The number of young Internet addicts had soared to 24 million by 2009, almost double the figure for 2005, as the nation's Internet population continues to skyrocket, a survey shows.
The addicts accounted for one in seven young Internet users, according to the poll.
"The survey results highlight the worrying situation of the ever-growing number of young Internet addicts," Hao Xianghong, secretary-general of the China Youth Association for Network Development (CYAND), said yesterday at a press conference to release the results.
The findings come against the backdrop of an increasing number of children and young adults receiving controversial re-education or treatment to fight Internet addiction at rehabilitation schools, camps and clinics dotted across the country.
Last year, governments at all levels sprung into action, closing down cyber cafes and announcing plans to install filtering software on every computer.
The nation's Internet population, already the world's largest, soared nearly 30 percent in 2009 to 384 million, of which one in three was younger than 19, according to the China Internet Network Information Center.
The new survey polled more than 7,000 people aged 6 to 29 in 30 provinces, municipalities and autonomous regions from last September to January. It has been conducted every two years since 2005 by CYAND.
As many as 15.6 percent of netizens aged 18 to 23 were Internet addicts, accounting for the largest percentage compared with other age groups, while 8.8 percent of Internet users aged 6 to 12 were web addicts, the lowest percentage, according to the survey.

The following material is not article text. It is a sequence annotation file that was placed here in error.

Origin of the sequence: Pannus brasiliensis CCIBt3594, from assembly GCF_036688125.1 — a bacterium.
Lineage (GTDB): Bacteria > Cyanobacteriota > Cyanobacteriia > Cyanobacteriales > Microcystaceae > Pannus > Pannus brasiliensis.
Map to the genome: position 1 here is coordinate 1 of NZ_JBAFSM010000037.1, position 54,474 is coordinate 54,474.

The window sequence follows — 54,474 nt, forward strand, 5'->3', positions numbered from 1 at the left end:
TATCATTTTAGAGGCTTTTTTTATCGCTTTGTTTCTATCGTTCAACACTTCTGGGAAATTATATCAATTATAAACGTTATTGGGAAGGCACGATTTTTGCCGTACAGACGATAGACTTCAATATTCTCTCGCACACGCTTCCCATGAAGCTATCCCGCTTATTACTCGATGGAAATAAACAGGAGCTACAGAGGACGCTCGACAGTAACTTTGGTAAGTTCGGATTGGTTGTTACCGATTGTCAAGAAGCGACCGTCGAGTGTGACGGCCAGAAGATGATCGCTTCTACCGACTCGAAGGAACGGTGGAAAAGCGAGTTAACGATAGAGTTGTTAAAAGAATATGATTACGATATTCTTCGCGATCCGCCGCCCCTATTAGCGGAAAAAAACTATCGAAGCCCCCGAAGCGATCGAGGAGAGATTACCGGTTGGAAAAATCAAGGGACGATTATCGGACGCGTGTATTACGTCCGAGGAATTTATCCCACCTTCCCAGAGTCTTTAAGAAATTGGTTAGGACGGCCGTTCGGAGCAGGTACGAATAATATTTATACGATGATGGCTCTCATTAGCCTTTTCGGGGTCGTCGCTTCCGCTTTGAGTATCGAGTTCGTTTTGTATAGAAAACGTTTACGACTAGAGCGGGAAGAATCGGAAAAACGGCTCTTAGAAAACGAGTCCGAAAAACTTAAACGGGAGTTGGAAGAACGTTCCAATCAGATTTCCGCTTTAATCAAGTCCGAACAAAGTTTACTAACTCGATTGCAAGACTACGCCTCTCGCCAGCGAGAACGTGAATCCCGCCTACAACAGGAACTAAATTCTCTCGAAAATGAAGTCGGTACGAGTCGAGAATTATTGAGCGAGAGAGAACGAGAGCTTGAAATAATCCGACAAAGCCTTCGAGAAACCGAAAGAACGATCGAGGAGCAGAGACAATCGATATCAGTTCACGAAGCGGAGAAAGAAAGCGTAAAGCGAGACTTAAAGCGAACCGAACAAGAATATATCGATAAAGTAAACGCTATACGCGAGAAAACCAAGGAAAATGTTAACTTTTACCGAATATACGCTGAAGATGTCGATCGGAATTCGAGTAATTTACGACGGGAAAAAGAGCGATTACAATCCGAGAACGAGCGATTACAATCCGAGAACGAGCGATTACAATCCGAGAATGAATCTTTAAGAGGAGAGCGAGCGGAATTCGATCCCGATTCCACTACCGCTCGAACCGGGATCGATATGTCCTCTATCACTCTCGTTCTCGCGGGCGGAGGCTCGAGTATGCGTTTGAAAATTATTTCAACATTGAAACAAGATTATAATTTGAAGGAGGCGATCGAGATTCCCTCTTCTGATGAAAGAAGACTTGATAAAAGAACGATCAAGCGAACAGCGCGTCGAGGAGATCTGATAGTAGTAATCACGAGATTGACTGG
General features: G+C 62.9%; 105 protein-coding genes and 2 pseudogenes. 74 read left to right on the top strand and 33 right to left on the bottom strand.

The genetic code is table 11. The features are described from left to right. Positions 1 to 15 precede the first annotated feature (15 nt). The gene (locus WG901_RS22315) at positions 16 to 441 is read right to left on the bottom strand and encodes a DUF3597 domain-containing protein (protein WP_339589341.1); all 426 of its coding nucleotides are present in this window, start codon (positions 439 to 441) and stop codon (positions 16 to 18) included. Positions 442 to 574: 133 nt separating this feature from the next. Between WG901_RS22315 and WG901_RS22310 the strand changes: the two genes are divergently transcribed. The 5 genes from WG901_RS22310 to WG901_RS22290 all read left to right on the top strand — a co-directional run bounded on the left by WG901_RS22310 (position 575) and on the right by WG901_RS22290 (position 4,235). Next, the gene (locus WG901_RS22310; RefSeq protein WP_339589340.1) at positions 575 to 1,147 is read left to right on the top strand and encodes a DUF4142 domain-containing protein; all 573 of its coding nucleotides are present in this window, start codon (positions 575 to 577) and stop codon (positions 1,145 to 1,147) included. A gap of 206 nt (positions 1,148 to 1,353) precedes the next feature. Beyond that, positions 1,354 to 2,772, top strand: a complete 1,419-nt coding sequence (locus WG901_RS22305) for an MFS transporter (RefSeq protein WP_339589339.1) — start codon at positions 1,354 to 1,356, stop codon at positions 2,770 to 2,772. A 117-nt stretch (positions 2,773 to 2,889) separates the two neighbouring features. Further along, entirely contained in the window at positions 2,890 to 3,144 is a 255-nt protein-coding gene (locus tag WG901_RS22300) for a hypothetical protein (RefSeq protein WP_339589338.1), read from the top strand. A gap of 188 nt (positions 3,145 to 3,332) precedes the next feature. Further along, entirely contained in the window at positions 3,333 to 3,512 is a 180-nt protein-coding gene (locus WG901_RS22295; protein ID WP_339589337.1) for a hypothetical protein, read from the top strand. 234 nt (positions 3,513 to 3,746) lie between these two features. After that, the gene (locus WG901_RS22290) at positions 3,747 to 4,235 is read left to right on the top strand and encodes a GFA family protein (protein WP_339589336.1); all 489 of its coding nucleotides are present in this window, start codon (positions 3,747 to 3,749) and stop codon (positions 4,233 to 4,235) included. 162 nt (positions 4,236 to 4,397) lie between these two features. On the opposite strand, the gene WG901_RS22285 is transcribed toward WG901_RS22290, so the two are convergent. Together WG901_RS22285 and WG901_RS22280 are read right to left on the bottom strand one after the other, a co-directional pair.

"Compared with 2005, the number of Internet addicts aged 18 to 23 has increased, while addicts in the 6-12 age group have decreased. It shows that the years of efforts by the authorities to try and prevent children from getting hooked are effective," Hao said.
"But it also shows us that more needs to be done for helping addicts aged 18 to 23, who are mainly students," he said.
Although there is no universal standard on Internet addiction, web users are defined as Internet addicts if school grades, careers or interpersonal relationships in real life are affected by overuse of the Internet, according to Ke Huixin, director and professor of the survey and statistics institute of Communication University of China, who also headed the survey.
Those defined as addicts should also meet at least one of three requirements: He or she always wants to use the Internet; feels annoyed or depressed if denied Internet use; or feels happier in the cyber, rather than the real, world.
"As one of the few nationwide surveys, it is expected to comprehensively reflect the true picture of Internet addiction among Chinese youths," said Ke.
Last year, a Net-addicted teenager was allegedly beaten to death by counselors at an illegal rehabilitation camp in the Guangxi Zhuang autonomous region, which sparked a citizens' outcry on the lack of official supervision over such camps. Some officials and experts have accused rehab institutions of overstating the threat of Internet addiction for profit.
"The survey proves the threat of Internet addiction has not been exaggerated," said Wang Yanghu, head of Xi'an-based Yanghu Adolescents Quality Development Center, a rehab institute established in 2005.
"No matter the controversy on the issue, nobody can deny the fact that Internet addiction has affected the growth of adolescents. We are just trying to help them get rid of the problem," he said.